Kudravetz. The interest earned on the original donation is then spent according to stipulations set by the donor. Kudravetz credits AU’s rebound to an unchanging asset allocation policy. Assets are invested in sectors including large-capital firms, international equities, fixed income, hedge funds, cash, real estate, real assets, emerging market equities and smallcapital equities. “The real intent of this is to have a broad diversification of your investments, so if there is a downturn in a particular sector, you’re not affected as much,” he said. “You don’t want all of

your investments invested in one sector, because if there’s a problem in that sector, you’re in trouble.” Kudravetz said that because AU does not depend on the endowment to support the university’s base operating budget — the endowment only consists of one percent of the operating budget — it was able to weather the financial crisis fairly well. “In times when the endowment declines—and the endowment income declines—you’re in a tough position if you’re relying heavily on the endowment for your operating budget,” Kudravetz said. “We’ve resisted that over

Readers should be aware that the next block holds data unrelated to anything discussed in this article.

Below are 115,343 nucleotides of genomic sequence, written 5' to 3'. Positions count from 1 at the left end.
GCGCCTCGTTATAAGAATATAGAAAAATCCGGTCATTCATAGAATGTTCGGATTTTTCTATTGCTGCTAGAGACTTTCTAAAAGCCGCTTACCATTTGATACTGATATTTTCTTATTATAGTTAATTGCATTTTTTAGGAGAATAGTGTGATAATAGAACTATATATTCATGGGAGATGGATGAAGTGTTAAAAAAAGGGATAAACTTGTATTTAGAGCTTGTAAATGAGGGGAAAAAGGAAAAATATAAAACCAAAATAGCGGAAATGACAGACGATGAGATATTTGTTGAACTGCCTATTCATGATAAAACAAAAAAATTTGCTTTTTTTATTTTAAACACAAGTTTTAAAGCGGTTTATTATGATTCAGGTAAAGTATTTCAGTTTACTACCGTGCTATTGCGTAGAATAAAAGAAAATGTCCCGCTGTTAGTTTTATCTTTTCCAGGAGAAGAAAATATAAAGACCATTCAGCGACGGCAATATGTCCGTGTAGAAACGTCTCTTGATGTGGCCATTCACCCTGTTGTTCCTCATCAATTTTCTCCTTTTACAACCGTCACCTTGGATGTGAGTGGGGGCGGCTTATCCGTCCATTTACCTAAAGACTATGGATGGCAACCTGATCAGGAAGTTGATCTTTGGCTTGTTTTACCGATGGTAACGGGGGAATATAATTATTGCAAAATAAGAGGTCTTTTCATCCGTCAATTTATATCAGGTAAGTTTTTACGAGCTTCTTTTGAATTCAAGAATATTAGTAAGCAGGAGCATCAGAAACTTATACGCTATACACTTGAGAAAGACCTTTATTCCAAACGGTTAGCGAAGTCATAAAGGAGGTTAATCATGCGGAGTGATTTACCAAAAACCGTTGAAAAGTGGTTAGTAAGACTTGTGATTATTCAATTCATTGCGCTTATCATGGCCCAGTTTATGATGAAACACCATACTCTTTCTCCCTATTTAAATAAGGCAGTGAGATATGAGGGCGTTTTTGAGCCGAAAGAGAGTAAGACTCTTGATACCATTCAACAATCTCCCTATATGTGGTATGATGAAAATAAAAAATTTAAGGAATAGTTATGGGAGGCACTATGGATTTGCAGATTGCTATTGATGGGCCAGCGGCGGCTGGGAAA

the years.” Other D.C. schools like Georgetown University and George Washington University have larger endowments than AU. Kudravetz attributes this to their longer histories and more donations. Georgetown’s student newspaper, The Hoya, reported the school’s endowment was $958 million as of the end of last November. GWU’s endowment stood at $1.01 billion at the end of June 2009, according to its Web site. You can reach this staff writer at

MARCH 1, 2010